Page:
When did we grow up?

I have very vivid dreams, always have, so my girlfriend wasn’t surprised to get a detailed description of my dream this morning. Full of details, names of people we knew back in high school and all the drama that ensued. Brené Brown made an appearance in this dream, even. Along with a rival from high school who always wanted what I had.

And after we recounted the bizarre from my dream – we lamented how much we miss spending time together and I asked “When did we grow up?”

How is it that suddenly we struggle to find time to carve out for some of the most important relationships? I’ve been thinking a lot about it. I think it’s because my kids grew up. I’ve taken a back seat in how willing I am to parade in front of them, because it’s their turn. I have a weird relationship with wanting to share my life but not blurring the lines into sharing theirs without their knowledge or consent. My experience as their mother is so personal to me, sometimes so raw, and while I’d like to be open about it; if I’m not discussing it out loud first, then I can’t be disclosing it in the echoing room of Instagram.

We’re all over the place for their schedules and activities, we tend to their social lives constantly and once in a while we carve out the time we once had for our own social lives and relationships. They go to bed later, so inevitably … we do, too. But more often, we’re going to bed when they do. Because we are exhausted. So the time we carve out becomes the negotiation of schedules and wants and needs of our immediate family: date night is just a pretty way of saying “the parents need to vote on all the children’s proposals for the next month.”

And I wouldn’t trade a day of it for anything. I absolutely love having older kids, as hard as it’s been to get me here. I love my family. I love having a teenage daughter and watching, with delight, on the sidelines as she navigates high school and relationships and making choices.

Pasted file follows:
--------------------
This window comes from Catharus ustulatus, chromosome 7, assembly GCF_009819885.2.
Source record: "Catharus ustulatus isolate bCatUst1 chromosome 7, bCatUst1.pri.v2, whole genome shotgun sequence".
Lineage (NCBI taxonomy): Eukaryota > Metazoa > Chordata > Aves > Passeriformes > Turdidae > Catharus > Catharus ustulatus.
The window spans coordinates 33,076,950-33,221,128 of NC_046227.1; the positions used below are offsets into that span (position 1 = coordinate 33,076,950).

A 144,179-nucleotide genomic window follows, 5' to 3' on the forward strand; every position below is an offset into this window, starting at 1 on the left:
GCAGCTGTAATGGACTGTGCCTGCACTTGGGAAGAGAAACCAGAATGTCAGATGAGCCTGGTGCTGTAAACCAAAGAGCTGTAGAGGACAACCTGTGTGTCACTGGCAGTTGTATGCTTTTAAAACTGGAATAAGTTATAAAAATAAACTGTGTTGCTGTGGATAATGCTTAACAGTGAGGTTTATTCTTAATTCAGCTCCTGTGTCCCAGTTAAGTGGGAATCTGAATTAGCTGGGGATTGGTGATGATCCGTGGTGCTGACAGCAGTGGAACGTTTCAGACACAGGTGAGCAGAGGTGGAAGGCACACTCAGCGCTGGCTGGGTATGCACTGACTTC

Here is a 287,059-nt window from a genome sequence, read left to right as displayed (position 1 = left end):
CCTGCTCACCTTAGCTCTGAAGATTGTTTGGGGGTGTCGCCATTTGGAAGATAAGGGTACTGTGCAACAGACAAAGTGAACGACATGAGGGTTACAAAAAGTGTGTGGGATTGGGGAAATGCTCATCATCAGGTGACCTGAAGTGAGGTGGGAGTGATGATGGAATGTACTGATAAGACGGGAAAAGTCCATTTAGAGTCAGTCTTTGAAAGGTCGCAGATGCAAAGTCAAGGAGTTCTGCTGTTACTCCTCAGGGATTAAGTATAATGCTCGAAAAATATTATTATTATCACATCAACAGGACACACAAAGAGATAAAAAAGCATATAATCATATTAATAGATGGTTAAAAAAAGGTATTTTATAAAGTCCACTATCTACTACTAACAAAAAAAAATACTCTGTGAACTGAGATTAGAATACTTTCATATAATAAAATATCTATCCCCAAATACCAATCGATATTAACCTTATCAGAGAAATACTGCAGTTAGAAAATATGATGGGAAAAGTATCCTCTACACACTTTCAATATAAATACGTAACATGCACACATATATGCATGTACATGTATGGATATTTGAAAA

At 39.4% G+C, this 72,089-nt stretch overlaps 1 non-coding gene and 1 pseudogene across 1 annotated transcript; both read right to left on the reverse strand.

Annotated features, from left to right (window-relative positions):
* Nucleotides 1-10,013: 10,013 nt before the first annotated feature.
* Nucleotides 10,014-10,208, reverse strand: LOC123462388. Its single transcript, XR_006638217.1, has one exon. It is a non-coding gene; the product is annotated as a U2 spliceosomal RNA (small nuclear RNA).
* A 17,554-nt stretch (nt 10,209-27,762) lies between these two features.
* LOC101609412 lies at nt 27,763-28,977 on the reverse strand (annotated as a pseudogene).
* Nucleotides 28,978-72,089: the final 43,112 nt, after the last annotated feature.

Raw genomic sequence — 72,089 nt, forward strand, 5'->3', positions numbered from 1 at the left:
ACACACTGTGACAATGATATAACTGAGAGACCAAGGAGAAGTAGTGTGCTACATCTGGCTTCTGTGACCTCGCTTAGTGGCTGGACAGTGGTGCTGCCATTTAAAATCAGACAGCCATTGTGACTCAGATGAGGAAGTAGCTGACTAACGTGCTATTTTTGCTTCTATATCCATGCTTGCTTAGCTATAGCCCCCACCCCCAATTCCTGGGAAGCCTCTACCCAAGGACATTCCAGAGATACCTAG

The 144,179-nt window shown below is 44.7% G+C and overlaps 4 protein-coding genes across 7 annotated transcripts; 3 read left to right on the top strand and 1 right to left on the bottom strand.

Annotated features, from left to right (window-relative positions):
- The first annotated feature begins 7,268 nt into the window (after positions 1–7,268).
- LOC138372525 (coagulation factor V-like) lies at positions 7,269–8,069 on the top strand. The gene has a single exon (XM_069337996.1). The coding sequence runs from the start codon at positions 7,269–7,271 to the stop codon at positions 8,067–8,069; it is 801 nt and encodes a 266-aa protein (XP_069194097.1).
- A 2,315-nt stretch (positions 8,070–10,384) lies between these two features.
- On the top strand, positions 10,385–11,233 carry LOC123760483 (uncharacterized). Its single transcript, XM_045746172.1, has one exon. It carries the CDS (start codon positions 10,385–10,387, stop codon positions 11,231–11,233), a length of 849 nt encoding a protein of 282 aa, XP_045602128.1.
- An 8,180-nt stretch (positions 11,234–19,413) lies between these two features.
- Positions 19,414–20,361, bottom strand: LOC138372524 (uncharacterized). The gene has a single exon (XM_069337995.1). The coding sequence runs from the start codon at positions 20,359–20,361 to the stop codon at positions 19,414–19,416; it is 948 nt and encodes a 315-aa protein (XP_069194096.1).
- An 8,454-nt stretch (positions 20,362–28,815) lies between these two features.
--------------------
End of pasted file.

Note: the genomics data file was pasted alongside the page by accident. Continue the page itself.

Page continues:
I didn’t know I’d love it this much. If you’ve been here long enough you might remember how hard it was when my kids were the ages I was when trauma happened in my life. It was a lucid dream sensation of reliving my own trauma but watching them flourish in something so much different, so much better, so much more stable. There was mourning for my younger self right along side championing my babies towards wholeness and growth through the hard stuff.

And now my oldest is a teenager. And such a beautiful one, at that. I don’t care if I’m that mom who has doe eyes for her kid until they’re 97. She’s magnificent and so ridiculously loved. We have hard days, she has mood swings. We bicker and yell, I’ve been known to lay on top of her to quiet a tantrum. We’re normal, whatever that is. But, GOD! We are normal. There’s normal in my life. I get to experience the redeeming love of commitment and the safe harbor of family. It is such a gift, for me.

Even if my tribe is much smaller than I could have ever imagined it would turn out to be. I can’t stop thinking about how getting to this place of peace feels like the first breath you take after being held underwater by someone stronger than you. It’s intoxicating at first, being so thirsty for air. But then there’s this weightless sensation of being free to negotiate your own body in the water, up the steps, out of the pool.

You kind of float.

When did we grow up? I think slowly and over a long period of time. But I also think instantly, and constantly. In the stolen glances as we watch our children achieve the things that are never guaranteed.

And I don’t take any of it for granted. I get to be here, I get to live this life with them. Of all the things I could have imagined for my life: they are far and wide the most precious piece of me. I get to do this. I get to watch them grow up, too.

Leave a Reply

Your email address will not be published. Required fields are marked *